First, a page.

Tight market conditions for dissolving pulp are now over for the foreseeable future. Reduced demand as a result of inventory destocking has undermined the market balance over the past couple of months. The beginning of a huge wave of capacity expansion will then take over as the major factor keeping downward pressure on operating rates in the latter part of this year. Our latest listing of announced capacity expansions now shows that 1.4 million tonnes of new capacity will start by the end of 2011, which is 200,000 tonnes more than what we had calculated in last quarter's monitor. More than half of this new capacity will be in China, mostly through conversions of existing paper grade pulp lines.

We expect to see world dissolving pulp capacity increase by 350,000 tonnes in 2011, well below the total amount that will actually be started during the year, due to the vast majority being ramped up in the latter part of 2011.

Still, this increase will be sufficient, along with our assumption of comparatively weak demand, to pull down world operating rates to a 90% average for the full year. Given the high operating rates in the first half of 2011, it is obvious where we think capacity utilization is going in the second half to arrive at a 90% average. It looks like world operating rates will be in the mid-80% range by the last quarter of this year.

Recovered fiber

RISI's general outlook for the global recovered paper market through 2012 is that it will remain tight although there could be a mixed picture in the near-term. We continue to believe the tight recovered paper market conditions for bulk grades will persist in North America during the second half of 2011. Slowing collection in the summer holiday season will run against strong domestic demand and constrict not only the domestic North American market but also limit volumes for Asian buyers. For example, demand from the paper packaging sector is expected to remain strong during the third quarter and grow more in late 2011 and early 2012 according to our projections.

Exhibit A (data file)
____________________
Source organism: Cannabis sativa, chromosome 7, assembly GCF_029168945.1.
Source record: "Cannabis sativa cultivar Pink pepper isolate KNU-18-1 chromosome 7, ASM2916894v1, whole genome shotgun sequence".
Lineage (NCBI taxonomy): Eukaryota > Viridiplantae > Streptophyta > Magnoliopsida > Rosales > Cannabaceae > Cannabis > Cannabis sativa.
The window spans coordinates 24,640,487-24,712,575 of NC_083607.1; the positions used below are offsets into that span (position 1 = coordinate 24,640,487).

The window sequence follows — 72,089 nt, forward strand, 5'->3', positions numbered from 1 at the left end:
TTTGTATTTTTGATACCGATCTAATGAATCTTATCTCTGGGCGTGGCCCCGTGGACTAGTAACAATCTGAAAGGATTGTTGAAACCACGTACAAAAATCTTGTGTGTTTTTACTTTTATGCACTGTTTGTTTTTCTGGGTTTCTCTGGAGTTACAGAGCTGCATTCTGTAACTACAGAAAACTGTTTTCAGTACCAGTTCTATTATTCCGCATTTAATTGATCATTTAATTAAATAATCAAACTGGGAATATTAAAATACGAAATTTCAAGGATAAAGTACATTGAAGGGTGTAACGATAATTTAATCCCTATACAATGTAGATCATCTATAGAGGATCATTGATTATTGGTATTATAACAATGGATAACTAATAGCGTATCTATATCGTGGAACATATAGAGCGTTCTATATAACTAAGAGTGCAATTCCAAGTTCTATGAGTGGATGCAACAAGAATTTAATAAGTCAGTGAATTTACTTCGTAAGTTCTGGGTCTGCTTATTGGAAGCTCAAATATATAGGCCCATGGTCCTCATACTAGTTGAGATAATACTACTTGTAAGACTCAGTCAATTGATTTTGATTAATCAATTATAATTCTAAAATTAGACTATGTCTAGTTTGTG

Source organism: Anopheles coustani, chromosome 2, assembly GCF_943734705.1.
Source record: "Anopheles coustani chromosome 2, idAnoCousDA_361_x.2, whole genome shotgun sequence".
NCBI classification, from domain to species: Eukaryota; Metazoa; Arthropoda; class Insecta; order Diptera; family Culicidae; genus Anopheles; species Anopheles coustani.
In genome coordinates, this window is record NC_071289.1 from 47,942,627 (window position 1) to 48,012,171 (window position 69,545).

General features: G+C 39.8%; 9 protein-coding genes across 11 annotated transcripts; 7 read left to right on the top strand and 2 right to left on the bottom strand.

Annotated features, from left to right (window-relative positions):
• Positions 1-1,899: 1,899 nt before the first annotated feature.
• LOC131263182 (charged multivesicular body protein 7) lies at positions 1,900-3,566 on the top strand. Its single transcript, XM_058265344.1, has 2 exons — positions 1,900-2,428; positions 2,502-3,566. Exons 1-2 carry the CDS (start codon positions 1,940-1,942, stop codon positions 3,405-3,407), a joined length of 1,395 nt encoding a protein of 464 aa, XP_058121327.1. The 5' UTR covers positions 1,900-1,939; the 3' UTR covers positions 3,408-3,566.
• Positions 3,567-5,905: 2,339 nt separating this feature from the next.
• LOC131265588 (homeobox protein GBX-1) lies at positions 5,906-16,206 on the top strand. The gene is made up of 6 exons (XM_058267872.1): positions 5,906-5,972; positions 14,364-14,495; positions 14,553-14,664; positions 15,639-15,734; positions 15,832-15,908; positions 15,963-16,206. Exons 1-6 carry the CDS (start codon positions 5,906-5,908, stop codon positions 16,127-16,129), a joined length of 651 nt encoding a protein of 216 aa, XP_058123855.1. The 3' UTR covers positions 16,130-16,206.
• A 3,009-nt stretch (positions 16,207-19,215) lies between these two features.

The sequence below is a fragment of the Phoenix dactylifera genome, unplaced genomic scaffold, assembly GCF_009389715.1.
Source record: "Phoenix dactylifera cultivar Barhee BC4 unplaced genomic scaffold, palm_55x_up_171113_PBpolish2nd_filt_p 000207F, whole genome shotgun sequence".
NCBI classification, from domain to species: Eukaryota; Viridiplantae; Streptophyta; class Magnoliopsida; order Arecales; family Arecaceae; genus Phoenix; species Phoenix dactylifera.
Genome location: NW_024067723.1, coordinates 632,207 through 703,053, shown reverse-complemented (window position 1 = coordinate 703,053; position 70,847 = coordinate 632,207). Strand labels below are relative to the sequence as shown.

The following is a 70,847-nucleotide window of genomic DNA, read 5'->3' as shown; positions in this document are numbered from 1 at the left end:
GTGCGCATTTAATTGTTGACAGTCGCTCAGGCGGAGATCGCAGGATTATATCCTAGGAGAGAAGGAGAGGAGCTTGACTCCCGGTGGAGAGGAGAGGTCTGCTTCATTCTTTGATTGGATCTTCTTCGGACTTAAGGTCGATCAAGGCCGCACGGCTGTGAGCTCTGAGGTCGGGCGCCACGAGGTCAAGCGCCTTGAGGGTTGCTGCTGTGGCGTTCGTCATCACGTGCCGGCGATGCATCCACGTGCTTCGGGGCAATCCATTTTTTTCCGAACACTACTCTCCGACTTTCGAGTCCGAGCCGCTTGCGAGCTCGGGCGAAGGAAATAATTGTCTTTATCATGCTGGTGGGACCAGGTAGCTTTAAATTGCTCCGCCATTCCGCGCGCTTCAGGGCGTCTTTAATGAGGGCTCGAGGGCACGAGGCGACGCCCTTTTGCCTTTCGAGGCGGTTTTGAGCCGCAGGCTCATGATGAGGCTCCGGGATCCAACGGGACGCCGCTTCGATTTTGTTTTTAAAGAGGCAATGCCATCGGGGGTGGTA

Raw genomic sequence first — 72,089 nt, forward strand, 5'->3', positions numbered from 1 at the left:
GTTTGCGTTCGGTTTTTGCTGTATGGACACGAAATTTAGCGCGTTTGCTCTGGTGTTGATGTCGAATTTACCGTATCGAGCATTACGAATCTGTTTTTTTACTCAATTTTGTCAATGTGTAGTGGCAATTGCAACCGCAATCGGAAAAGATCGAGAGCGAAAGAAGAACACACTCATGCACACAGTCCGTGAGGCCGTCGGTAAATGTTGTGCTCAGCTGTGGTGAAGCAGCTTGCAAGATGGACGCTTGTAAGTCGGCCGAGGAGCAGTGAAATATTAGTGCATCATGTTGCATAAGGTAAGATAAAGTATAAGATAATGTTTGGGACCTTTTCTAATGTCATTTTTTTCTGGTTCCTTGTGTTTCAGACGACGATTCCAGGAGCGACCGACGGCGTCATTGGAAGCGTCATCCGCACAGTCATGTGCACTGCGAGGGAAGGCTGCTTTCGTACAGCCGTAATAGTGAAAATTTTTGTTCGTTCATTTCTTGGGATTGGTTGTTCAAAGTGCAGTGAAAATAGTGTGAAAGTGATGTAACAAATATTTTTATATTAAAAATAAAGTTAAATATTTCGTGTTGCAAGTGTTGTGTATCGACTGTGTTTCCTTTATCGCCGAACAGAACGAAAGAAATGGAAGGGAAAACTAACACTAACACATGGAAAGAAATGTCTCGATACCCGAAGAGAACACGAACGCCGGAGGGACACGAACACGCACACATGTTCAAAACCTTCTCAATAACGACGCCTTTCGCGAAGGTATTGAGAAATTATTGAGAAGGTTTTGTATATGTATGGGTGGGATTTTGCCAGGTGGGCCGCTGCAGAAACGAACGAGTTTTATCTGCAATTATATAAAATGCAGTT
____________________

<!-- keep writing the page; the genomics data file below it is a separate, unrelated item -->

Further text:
Chinese demand for bulk grades of recovered paper, on the other hand, is expected to pick up a little in the summer before accelerating more in late 2011. On one hand, demand growth for recovered paper, especially ONP and mixed paper, will be constrained in the summer when some paper mills are forced to take downtime due to the decreased power supply. On the other hand, although we have been seeing the Purchasing Managers' Index (PMI) softening in China in the past few months, the higher-than-50% number still indicates slow but positive growth. In addition, the new machines that will come out in the second half of this year will still need fiber even though the mills may struggle with the high cost.

In the second half of 2011, we look forward to a tight but more stable European market. On the supply side, European collection will also be at a seasonal low level in the summer, the holiday season. But the total European collection volume is predicted to expand somewhat as the Eastern European countries improve their paper recycling systems. On the demand side, we probably won't see much growth in domestic European demand according to our outlook for the packaging paper and graphic paper market. Asian buyers may again return to the European market when North American grades become much more expensive than European grades, but in general export demand to Asia is likely to be only close to or at the levels of the first two quarters.